So-called National Animal Welfare Advisory’s Proposal Shameful


Why the heck should battery hen farmers get to delay the introduction of bigger cages? Carrie Steele reckons she knows the answer.

Battery caged hens.

Battery caged hens.

I’VE JUST READ a newspaper report that the National Animal Welfare Advisory Committee (NAWAC) is proposing extending the timetable to phase out battery hen cages, following lobbying from the egg industry.
John Hellstrom (left)

John Hellstrom (left)

If the comments made by NAWAC Chairman, John Hellstrom, are quoted correctly in the article, then it’s true that my description of this so-called ‘animal welfare’ representative would be unprintable. Mr Hellstrom is now indicating that the decision to begin phasing out existing cages from 2016 was made under duress from “animal rights groups”, and that if his organisation had worked with “industry groups” more closely last year as to when they would have preferred to start the phase out (perhaps never?) then they would not be in the position now of having to ‘back track’. What an egg he turned out to be.
Colony caged hens.

Colony caged hens.

Mr Hellstrom clearly has his tail between his legs and is now ‘kowtowing’ to the same egg industry that he was so keen to be seen as not kowtowing to when the Layer Hens Code of Welfare 2012 was introduced. Mr Hellstrom now says this was “a stuff up”.
What will it mean if NAWAC backtracks? Battery hen cages will still be phased out by 2022, but the phase out period will not begin until 2018, instead of 2016. Hens will have to wait an extra two years before any of them have the opportunity of being in the new (hardly-much-better) colony CAGES. That’s another 10 years of waiting, just to see hens in a different type of cage.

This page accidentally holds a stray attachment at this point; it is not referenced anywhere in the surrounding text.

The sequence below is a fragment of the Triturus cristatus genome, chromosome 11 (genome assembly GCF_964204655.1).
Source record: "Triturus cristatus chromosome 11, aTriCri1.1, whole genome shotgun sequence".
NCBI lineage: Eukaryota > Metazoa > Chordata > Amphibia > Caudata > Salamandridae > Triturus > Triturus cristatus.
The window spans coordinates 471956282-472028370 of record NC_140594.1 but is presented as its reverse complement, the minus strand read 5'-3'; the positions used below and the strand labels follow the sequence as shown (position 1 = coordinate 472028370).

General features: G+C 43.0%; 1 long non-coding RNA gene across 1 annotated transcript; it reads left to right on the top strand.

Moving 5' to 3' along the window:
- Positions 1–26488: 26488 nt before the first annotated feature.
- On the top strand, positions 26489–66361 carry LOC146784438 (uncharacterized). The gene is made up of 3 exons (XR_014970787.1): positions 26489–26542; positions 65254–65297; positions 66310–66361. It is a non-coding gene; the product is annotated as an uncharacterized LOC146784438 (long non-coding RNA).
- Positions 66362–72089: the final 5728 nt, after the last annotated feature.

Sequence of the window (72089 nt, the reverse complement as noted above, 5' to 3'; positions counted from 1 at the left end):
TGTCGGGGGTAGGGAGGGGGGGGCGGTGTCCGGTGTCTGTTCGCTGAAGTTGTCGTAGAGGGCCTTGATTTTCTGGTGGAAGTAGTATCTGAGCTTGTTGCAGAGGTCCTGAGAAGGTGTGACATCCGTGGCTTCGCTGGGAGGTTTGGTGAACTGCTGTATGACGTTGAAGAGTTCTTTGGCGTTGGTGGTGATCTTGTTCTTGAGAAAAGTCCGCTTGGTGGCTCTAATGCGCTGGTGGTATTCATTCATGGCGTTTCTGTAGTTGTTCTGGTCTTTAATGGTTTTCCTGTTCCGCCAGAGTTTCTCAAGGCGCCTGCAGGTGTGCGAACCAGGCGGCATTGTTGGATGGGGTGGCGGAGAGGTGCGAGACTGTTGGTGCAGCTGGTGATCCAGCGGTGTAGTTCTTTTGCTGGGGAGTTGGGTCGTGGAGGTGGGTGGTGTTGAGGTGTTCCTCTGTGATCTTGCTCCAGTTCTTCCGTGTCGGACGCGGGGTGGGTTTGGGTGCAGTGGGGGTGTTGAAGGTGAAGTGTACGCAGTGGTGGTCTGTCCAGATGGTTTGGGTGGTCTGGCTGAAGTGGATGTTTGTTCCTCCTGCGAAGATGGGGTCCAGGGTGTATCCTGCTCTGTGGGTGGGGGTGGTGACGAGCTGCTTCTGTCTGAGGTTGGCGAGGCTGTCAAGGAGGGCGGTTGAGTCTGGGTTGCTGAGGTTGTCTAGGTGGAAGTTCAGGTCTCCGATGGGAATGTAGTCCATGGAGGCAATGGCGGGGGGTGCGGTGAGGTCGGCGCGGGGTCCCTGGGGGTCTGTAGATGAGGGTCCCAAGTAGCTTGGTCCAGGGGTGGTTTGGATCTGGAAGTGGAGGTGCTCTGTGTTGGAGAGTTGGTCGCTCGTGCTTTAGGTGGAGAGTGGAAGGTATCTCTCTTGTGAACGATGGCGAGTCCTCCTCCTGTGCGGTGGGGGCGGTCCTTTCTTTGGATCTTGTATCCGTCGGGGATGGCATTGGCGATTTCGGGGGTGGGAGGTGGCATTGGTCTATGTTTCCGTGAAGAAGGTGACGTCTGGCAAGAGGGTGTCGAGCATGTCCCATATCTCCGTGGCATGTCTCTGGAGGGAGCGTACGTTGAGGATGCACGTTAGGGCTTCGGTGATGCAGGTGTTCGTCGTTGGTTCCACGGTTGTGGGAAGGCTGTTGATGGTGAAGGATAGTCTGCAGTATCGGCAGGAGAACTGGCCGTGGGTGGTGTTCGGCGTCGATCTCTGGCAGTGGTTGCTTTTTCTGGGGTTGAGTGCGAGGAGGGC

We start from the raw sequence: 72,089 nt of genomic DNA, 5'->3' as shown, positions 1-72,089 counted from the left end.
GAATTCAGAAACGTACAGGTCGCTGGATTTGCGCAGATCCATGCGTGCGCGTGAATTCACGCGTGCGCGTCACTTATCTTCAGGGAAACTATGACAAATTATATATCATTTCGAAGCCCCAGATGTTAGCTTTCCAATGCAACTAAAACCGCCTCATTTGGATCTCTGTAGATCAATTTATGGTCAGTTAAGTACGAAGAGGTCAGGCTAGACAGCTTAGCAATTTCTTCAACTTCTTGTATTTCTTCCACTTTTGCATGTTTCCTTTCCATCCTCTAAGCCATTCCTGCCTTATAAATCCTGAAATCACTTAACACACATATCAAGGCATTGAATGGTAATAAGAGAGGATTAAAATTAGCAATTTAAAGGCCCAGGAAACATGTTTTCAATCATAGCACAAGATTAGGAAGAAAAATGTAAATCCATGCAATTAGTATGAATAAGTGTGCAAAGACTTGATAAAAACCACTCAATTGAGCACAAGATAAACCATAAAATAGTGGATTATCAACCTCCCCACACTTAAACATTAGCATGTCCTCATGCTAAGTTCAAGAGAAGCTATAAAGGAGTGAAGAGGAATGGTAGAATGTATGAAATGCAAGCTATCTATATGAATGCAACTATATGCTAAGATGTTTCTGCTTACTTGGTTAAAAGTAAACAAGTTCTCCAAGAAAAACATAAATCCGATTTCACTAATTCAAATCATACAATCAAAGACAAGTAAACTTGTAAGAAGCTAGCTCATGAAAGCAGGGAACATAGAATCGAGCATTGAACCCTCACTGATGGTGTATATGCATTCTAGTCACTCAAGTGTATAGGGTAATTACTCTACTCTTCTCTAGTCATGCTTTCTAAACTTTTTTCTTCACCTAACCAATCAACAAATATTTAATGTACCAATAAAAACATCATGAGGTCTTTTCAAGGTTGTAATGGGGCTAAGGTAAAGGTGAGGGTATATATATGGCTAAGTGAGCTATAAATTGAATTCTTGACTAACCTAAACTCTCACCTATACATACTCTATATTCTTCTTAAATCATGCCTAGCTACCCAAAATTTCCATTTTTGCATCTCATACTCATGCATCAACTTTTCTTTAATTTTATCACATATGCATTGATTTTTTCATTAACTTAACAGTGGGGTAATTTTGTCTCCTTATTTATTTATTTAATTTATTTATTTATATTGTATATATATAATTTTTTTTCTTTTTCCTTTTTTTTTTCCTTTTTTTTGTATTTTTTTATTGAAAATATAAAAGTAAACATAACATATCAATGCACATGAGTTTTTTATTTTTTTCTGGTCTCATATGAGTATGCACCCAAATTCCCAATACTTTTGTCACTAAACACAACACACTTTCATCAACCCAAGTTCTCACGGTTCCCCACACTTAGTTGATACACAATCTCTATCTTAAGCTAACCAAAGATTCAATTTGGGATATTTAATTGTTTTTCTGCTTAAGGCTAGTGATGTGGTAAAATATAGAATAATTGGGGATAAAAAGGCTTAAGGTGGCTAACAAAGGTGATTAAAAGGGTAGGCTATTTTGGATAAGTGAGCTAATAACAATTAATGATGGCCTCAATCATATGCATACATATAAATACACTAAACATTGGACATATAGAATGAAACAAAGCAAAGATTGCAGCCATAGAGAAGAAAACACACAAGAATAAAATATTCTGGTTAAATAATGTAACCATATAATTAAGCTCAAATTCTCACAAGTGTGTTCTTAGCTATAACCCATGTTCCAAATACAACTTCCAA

Battery caged hens.

Battery caged hens.

The reason for this proposed extension is that the egg industry has raised concerns that it is not feasible to make the required changes by 2016, and they need more time. To start the phase-out in 2016 would apparently “create a significant disruption in the supply of eggs and a sharp hike in prices”.
Colony caged hens.

Colony caged hens.

Let’s read between the lines here for a moment, I’m pretty certain that the egg industry isn’t too worried about the consumer possibly having to pay more for eggs. Therefore, it must be the ‘significant disruption in supply’ that’s their primary concern: less eggs to sell equals less money to be made. This has nothing to do with the industry serving the consumer, so let’s be really clear about that. NAWAC is simply caving in to pressure from the egg industry, and as usual, business and revenue is at the forefront of the proposed changes. NAWAC talks about their priority being to have hens out of cages as soon as possible, but when might that be? 2099?
Battery caged hens.

Battery caged hens.

NAWAC (an independent body whose role is to give advice to the Primary Industry Minister on issues including the welfare of animals in NZ) is seeking public consultation on the proposed change to the code. The article conveniently omitted to mention how this consultation might be sought, or how submissions can be made. How much longer are we (‘the public’) happy to go on eating eggs produced by birds who live a life of abject misery, while the money keeps rolling in for the egg industry?
This just might be a good time to bear in mind that there is 213mg cholesterol in an egg yolk, and that there are lots of far better breakfast choices, like a nice bowl of porridge. For some of us, the only thing at stake here is animal welfare, as eggs have no place in a whole foods plant-based diet.
Colony caged hens.

Colony caged hens.

Whether or not you choose to consume eggs, I hope that you will make a submission opposing the proposed extension to the phase-out, keeping in mind that for the birds, it’s still just a move from one prison cell to another.
Go to: awsubmission@mpi.govt.nz and scroll down to ‘consultation’, or follow the link for a more direct route. Public consultation closes on 2 August, 2013. CARRIE STEELE

www.biosecurity.govt.nz/animal-welfare/codes/layer-hens/index.htm

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